East winds, fog and shifting breezes challenged the best sailors in last week's 82nd Edgartown Yacht Club Regatta. More than 200 sailboats competed in the one-design sailboat race that ran from Thursday through Saturday.

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Forty sailboats started in the Round-the-Island race on Saturday morning. The start of the race was delayed for more than an hour because of lack of wind. Nearly half of the boats finished a shortened race. The finish line was in Lucas Shoals in Vineyard Sound. The race started after 9 a.m. and the first boat to cross the finish was Rima, captained by John Brim. Hugh Chandler of Boston with Scherherazade finished the race in first place, on corrected time.

"It was a most challenging regatta, certainly the most challenging in the four years I have been chairman of the race committee," said Ned Brooks, yesterday. "The conditions were tricky to say the least."

Prevailing fog delayed some of the regatta starts. But it was wind that challenged even the best of sailors. What makes a good sailor isn't how well he performs in a predictable steady southwest breeze and a race course that comes out of a text book. What divides good sailors is how well they handle the unexpected, the variations of sea and wind.

"East wind is unusual. It is tricky for the sailor and it is tricky for race management. Wind conditions on Friday were very fluky, very difficult and everyone enjoyed themselves," Mr. Brooks said.

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"An east wind is typically not a stable wind. You tend to see shifts in velocity and in direction and that challenges the competitors to pick the correct side of the course," Mr. Brooks said.

There was fog every day beginning on Thursday and finishing on Saturday. But at times clear skies shone through. "The one-design classes were able to conclude their racing on Saturday in spectacular conditions, though some races were postponed because of the fog," Mr. Brooks said.

"The wind came up from the east and stayed built from 12 to 14 knots. We had eight to 12 knots for most of the day which made for good racing."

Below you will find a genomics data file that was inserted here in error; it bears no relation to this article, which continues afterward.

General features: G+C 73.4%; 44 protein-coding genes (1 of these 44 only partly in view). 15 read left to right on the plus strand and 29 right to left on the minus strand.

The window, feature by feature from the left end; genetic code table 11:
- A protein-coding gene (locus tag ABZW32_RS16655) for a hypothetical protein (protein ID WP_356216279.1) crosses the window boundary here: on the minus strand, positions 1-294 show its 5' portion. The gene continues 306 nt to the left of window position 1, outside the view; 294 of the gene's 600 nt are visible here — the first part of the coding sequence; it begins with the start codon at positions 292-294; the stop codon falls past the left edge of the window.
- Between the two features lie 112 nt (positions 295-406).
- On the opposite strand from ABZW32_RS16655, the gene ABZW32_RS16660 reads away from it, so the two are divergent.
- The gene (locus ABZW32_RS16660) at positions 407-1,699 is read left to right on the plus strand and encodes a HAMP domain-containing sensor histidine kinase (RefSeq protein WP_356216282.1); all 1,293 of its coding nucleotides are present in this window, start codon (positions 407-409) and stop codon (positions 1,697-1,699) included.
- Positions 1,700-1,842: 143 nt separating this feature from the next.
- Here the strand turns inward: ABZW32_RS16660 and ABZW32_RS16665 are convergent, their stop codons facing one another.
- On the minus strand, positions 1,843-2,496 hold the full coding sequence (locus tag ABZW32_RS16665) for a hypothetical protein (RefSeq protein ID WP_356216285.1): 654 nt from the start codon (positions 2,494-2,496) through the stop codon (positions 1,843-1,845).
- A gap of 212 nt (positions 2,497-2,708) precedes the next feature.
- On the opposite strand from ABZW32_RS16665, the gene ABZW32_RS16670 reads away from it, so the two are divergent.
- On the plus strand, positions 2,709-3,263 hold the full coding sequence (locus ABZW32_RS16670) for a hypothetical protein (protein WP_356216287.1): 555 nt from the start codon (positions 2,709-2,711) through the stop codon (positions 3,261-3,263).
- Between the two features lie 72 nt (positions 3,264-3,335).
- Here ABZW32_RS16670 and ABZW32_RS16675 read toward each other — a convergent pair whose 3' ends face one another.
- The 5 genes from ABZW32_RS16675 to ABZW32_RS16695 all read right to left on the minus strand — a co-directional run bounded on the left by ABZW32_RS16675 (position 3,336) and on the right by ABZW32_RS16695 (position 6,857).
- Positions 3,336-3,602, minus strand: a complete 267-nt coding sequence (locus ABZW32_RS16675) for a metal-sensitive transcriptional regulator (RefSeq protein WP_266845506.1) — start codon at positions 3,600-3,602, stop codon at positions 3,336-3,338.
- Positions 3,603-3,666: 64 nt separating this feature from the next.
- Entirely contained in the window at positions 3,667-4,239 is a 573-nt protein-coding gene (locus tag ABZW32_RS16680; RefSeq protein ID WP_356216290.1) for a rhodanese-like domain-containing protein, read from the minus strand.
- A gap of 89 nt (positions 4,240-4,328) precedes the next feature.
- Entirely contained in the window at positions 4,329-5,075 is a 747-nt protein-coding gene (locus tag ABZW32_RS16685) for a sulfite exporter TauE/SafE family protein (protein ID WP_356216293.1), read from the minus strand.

While there is a lot of fun sailing in rough seas and high winds, this year's regatta will go down in the record books as one of the more challenging ones. "I'd say this is what makes sailing an intellectual challenge as well as a physical challenge," Mr. Brooks said.

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Mr. Brooks said his favorite part of the race was watching the 19 Wianno senior sailboats racing out in Cow Bay. "It is particularly heartening to see the Wianno fleet rebuilding after the fire," Mr. Brooks said. Mr. Brooks was referring to the Crosby Boat Yard fire in Osterville in December of 2003 which destroyed most of the fleet.

For yacht club manager Bill Roman, the highlight was watching over 200 junior sailors from all over Southeastern New England competing, going off to the races and coming back.

The Vineyard Haven Yacht Club had a strong contingent of sailors along with those from Sail Martha's Vineyard. "What gives me goose bumps is seeing all the boats, the patrol boats, this place comes alive. You feel it," Mr. Roman said. Mr. Roman estimated there were at least 60 starts during the three days of racing.

An award ceremony for the regatta one-design sailors was held on Saturday afternoon. The Round-the-Island race awards ceremony was Sunday morning.

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Top one-design racers in the regatta are as follows: Herreshoff, class series summary: 1, Riley/Berwind, Persephone; 2, Tom Dunlop, Lila; 3, Paul Sullivan, Taku. Shields class series summary: 1, Jonathan Pope, Madam; 2, Bill Berry, Syrina, 20; 3, Roland Vandermeer, Blero II. Rhodes 19, 1, Katharine Putman, Joan F.; 2, Margot Becker, Faith; 3, Lionel Spiro, Island Girl.

Wianno Senior Class winners: 1, George Edwards, Aurora; 2, Todd Kittredge, Pieces of 8; 3, Joe Lotuff.